Great Blue Heron nests are found primarily in trees, up to 60 feet or more above the ground. Where trees are not available, herons will nest on the ground (usually only on predator-free islands). Males gather sticks and other nesting materials from the ground, nearby trees and shrubs, or from unguarded and abandoned nests, and females are usually responsible for the placement of the sticks into the nest. Nests are often reused for many years. Pictured is a Great Blue Heron returning to its nest with a branch from a White Pine tree which will be used for lining the nest. Nesting material is added throughout the nesting period.

Naturally Curious is supported by donations. If you choose to contribute, you may go to http://www.naturallycuriouswithmaryholland.wordpress.com and click on the yellow “donate” button.


Canada Geese Nesting On Beaver Lodges

4-29-19 c. goose on beaver lodge _U1A7241If you are fortunate enough to have a beaver pond near you, you should give the lodge more than a cursory glance this time of year. It is common to find Canada Geese nesting on beaver lodges, for obvious reasons – safety from most land predators. While Common ravens have been known to raid Canada Goose nests for eggs and goslings, the overall rate of survival of the goslings of lodge-nesting geese is very high.

A Canadian study showed that ponds with beaver lodges (and therefore Beaver activity which warms the water and thaws the ice) thaw at least 11 days sooner than ponds without Beavers, allowing early access to water for Canada Geese returning for the spring nesting season. Battles between pairs of geese vying for these coveted nesting sites are not uncommon.

Canada Geese have much to thank Beavers for. Not only can geese get an early nesting start on beaver lodges, they have a relatively safe spot to incubate their eggs and raise their young.

Naturally Curious is supported by donations. If you choose to contribute, you may go to http://www.naturallycuriouswithmaryholland.wordpress.com and click on the yellow “donate” button.


Changing of the Guard

5-11-18 red-bellied woodpeckers3 _U1A2313

In approximately 85% of bird species, both the male and female of a mating pair contribute to the feeding and guarding of their offspring. Red-bellied Woodpeckers are of this ilk. Both members of a pair help excavate a nest cavity, incubate the eggs, brood the young and feed the nestlings for up to 10 weeks after they fledge. As seen in this photograph, when tending to their nestlings, one member of a pair wastes no time in departing as soon as its mate appears.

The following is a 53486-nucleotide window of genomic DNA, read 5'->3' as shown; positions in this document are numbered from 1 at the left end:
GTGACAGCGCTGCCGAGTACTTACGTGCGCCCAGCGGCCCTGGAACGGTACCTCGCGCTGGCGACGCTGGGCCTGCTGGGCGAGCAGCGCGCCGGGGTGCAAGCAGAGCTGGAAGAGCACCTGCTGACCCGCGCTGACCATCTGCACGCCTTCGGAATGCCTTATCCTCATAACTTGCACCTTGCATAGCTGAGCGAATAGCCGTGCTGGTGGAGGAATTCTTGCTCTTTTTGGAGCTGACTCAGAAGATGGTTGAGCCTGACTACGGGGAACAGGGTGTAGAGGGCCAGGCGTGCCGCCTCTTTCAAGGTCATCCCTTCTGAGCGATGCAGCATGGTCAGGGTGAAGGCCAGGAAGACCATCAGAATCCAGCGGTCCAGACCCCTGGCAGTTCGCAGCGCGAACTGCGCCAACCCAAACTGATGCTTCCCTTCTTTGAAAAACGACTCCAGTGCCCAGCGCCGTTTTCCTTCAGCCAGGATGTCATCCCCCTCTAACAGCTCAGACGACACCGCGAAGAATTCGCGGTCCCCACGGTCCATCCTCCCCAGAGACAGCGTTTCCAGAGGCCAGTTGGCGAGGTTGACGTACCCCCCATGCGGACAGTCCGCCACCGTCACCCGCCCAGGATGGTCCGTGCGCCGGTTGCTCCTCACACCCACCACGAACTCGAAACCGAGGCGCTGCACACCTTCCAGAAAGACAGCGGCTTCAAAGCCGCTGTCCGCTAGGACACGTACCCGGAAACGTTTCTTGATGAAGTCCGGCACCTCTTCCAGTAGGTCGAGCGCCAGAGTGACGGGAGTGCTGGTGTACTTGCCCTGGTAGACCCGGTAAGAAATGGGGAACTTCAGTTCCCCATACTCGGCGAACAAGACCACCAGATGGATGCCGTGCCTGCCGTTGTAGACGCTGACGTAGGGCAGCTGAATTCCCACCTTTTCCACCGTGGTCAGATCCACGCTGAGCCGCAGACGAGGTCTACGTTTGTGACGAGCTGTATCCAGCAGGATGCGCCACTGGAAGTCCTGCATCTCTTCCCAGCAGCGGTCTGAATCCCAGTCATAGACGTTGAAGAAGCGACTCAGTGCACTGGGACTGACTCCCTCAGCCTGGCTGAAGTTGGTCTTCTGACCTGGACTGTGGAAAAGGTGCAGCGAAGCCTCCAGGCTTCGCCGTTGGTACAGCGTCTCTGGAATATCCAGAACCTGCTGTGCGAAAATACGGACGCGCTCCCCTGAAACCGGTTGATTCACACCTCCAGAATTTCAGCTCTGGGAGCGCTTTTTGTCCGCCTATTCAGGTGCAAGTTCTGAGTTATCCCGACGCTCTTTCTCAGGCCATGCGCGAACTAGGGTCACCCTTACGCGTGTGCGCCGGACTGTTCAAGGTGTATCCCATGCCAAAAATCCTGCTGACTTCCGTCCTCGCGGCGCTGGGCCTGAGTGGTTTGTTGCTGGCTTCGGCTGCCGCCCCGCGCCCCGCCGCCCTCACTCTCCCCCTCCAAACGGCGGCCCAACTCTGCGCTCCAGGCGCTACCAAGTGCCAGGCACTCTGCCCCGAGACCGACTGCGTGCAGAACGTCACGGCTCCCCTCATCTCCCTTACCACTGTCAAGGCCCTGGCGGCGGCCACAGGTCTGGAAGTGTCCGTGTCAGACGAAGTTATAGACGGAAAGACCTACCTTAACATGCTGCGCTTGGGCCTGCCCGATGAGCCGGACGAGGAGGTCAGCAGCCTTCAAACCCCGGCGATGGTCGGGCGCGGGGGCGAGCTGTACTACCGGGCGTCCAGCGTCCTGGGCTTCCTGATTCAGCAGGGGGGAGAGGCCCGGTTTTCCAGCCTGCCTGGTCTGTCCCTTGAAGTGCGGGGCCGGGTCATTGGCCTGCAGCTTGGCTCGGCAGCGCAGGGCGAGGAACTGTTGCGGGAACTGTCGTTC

Thanks to the extension of the Red-bellied Woodpecker’s range northward, even northern New Englanders now have the opportunity to observe the nesting behavior of these medium-sized woodpeckers. (Photo: female Red-bellied Woodpecker leaves nest as food-bearing male arrives. Note continuous red crown on male, which is broken in female.) (Thanks to Sadie Brown for photo op.)

Naturally Curious is supported by donations. If you choose to contribute, you may go to https://naturallycuriouswithmaryholland.wordpress.com and click on the yellow “donate” button.


Common Grackles Nest-building

4-23-18 common grackle 0U1A0687

Common Grackles are hard to miss and hard to mistake for any other bird, with their yellow eyes, iridescent bronze or purple plumage and long, keel-shaped tails. Most of the spring migrants have reached their breeding grounds, and courtship, mating and nest-building are underway.

Because grackles begin reproduction so early in the season, conifers are the nesting site of choice due to the cover they provide. Females tend to choose the actual site for a nest, and in so doing can be quite fickle, often abandoning partially constructed nests and selecting alternative sites. They earn this right, as they’re usually doing all the construction work, although males have been observed with nesting materials, helping to build and repair nests.

Look for their 6-8”-diameter, large bulky nests near water, agricultural fields or near human habitation. They are usually built four to twenty feet above the ground. If you find a bird on the nest, it will most likely be an incubating female (slightly less glossy than male) – males not only do not have a brood patch and do not participate in incubating the eggs or brooding the young, but roughly half of the males desert their mates during this time. Those that do remain participate in the feeding of their young nestlings.

Naturally Curious is supported by donations. If you choose to contribute, you may go to https://naturallycuriouswithmaryholland.wordpress.com and click on the yellow “donate” button.